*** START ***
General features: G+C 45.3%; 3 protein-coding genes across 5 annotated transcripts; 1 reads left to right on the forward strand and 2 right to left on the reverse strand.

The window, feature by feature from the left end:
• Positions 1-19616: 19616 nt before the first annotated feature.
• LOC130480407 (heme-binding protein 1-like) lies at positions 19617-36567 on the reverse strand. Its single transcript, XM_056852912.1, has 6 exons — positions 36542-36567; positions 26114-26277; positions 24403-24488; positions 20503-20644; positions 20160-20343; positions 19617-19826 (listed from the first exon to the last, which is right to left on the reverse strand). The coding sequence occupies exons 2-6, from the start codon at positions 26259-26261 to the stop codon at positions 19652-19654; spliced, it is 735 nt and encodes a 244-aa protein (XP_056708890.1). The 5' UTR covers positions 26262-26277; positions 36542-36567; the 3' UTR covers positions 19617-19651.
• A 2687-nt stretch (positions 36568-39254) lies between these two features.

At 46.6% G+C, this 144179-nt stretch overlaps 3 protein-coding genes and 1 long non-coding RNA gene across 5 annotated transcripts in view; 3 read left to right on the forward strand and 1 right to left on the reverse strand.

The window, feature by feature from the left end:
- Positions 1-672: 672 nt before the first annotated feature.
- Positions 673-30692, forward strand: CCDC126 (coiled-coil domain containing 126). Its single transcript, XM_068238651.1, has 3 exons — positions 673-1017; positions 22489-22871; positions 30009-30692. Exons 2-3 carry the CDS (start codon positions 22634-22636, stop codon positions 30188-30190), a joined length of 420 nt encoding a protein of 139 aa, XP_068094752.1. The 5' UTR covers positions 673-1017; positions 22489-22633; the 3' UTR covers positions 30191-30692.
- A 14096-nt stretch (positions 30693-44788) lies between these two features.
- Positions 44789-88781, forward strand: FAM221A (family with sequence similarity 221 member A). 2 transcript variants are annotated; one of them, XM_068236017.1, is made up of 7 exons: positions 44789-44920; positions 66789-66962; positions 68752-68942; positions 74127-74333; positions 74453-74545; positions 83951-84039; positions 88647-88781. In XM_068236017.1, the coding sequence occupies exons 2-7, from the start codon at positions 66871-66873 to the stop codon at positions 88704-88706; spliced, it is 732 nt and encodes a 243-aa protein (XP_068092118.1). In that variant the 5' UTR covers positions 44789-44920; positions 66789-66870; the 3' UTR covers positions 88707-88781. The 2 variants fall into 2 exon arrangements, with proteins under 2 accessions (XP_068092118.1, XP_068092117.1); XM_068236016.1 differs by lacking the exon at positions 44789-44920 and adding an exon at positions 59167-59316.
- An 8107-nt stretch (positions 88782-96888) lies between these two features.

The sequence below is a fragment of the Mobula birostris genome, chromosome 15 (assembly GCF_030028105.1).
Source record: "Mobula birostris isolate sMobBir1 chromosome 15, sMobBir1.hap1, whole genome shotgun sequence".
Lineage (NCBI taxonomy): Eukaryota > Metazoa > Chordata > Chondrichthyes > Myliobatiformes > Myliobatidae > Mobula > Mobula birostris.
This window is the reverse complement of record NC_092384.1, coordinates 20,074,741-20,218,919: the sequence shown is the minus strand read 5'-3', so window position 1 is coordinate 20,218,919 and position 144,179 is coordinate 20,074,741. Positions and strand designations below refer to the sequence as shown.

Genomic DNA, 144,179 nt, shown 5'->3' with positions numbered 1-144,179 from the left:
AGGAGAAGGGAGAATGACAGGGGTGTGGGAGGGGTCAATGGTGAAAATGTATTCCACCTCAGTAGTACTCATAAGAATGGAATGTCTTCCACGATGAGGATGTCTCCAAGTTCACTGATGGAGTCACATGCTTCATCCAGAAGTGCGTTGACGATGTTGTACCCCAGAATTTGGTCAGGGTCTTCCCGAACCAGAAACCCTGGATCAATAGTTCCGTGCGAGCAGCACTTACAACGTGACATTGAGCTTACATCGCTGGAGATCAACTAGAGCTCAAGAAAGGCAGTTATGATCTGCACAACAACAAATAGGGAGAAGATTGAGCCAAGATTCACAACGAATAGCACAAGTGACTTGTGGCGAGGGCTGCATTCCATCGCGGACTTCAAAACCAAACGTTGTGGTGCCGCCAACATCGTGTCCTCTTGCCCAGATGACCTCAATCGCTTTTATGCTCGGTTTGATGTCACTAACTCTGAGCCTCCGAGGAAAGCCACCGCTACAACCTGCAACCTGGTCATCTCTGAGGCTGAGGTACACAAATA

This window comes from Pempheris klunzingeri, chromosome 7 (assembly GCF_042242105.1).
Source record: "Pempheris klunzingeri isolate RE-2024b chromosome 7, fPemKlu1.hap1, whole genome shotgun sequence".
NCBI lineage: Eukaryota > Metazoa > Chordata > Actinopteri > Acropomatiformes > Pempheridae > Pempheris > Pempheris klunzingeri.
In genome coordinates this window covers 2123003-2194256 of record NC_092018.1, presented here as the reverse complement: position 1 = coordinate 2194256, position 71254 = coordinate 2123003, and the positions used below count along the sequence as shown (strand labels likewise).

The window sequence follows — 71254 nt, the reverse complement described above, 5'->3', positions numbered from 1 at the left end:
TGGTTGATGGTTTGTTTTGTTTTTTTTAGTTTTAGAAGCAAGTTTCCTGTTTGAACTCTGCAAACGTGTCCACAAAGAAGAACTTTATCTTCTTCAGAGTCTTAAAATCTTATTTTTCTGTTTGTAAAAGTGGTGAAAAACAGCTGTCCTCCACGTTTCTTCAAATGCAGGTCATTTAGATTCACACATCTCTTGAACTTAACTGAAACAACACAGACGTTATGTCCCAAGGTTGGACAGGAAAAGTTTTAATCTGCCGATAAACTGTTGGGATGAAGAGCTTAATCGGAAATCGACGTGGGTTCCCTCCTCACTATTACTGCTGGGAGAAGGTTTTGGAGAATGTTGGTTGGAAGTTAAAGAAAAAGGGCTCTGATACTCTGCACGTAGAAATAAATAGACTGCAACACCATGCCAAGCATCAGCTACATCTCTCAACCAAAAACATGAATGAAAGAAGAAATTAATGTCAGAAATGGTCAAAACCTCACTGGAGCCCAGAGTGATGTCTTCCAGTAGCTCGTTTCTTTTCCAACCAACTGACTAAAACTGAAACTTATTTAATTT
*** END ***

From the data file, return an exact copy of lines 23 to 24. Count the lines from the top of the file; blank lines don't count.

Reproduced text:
The window sequence follows — 71254 nt, the reverse complement described above, 5'->3', positions numbered from 1 at the left end:
TGGTTGATGGTTTGTTTTGTTTTTTTTAGTTTTAGAAGCAAGTTTCCTGTTTGAACTCTGCAAACGTGTCCACAAAGAAGAACTTTATCTTCTTCAGAGTCTTAAAATCTTATTTTTCTGTTTGTAAAAGTGGTGAAAAACAGCTGTCCTCCACGTTTCTTCAAATGCAGGTCATTTAGATTCACACATCTCTTGAACTTAACTGAAACAACACAGACGTTATGTCCCAAGGTTGGACAGGAAAAGTTTTAATCTGCCGATAAACTGTTGGGATGAAGAGCTTAATCGGAAATCGACGTGGGTTCCCTCCTCACTATTACTGCTGGGAGAAGGTTTTGGAGAATGTTGGTTGGAAGTTAAAGAAAAAGGGCTCTGATACTCTGCACGTAGAAATAAATAGACTGCAACACCATGCCAAGCATCAGCTACATCTCTCAACCAAAAACATGAATGAAAGAAGAAATTAATGTCAGAAATGGTCAAAACCTCACTGGAGCCCAGAGTGATGTCTTCCAGTAGCTCGTTTCTTTTCCAACCAACTGACTAAAACTGAAACTTATTTAATTT